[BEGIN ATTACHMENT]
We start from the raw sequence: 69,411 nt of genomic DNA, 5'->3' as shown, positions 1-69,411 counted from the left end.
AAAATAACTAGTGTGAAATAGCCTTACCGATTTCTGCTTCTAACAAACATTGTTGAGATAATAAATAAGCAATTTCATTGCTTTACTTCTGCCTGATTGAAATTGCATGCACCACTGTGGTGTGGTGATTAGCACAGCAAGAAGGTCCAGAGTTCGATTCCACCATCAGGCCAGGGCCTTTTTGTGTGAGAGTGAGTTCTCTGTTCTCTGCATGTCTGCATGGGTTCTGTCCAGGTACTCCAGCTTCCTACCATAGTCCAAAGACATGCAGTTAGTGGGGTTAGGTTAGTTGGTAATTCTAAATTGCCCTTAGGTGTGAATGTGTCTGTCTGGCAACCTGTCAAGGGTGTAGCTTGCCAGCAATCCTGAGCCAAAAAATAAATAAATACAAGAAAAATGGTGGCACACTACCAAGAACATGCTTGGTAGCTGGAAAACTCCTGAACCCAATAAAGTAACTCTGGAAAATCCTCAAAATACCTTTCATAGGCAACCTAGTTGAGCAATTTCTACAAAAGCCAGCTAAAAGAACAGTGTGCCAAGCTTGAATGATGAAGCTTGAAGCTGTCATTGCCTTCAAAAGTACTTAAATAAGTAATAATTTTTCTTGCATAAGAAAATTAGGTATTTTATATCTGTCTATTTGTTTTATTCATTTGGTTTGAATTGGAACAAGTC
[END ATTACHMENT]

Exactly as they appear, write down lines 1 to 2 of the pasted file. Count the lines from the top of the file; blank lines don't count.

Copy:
We start from the raw sequence: 69,411 nt of genomic DNA, 5'->3' as shown, positions 1-69,411 counted from the left end.
AAAATAACTAGTGTGAAATAGCCTTACCGATTTCTGCTTCTAACAAACATTGTTGAGATAATAAATAAGCAATTTCATTGCTTTACTTCTGCCTGATTGAAATTGCATGCACCACTGTGGTGTGGTGATTAGCACAGCAAGAAGGTCCAGAGTTCGATTCCACCATCAGGCCAGGGCCTTTTTGTGTGAGAGTGAGTTCTCTGTTCTCTGCATGTCTGCATGGGTTCTGTCCAGGTACTCCAGCTTCCTACCATAGTCCAAAGACATGCAGTTAGTGGGGTTAGGTTAGTTGGTAATTCTAAATTGCCCTTAGGTGTGAATGTGTCTGTCTGGCAACCTGTCAAGGGTGTAGCTTGCCAGCAATCCTGAGCCAAAAAATAAATAAATACAAGAAAAATGGTGGCACACTACCAAGAACATGCTTGGTAGCTGGAAAACTCCTGAACCCAATAAAGTAACTCTGGAAAATCCTCAAAATACCTTTCATAGGCAACCTAGTTGAGCAATTTCTACAAAAGCCAGCTAAAAGAACAGTGTGCCAAGCTTGAATGATGAAGCTTGAAGCTGTCATTGCCTTCAAAAGTACTTAAATAAGTAATAATTTTTCTTGCATAAGAAAATTAGGTATTTTATATCTGTCTATTTGTTTTATTCATTTGGTTTGAATTGGAACAAGTC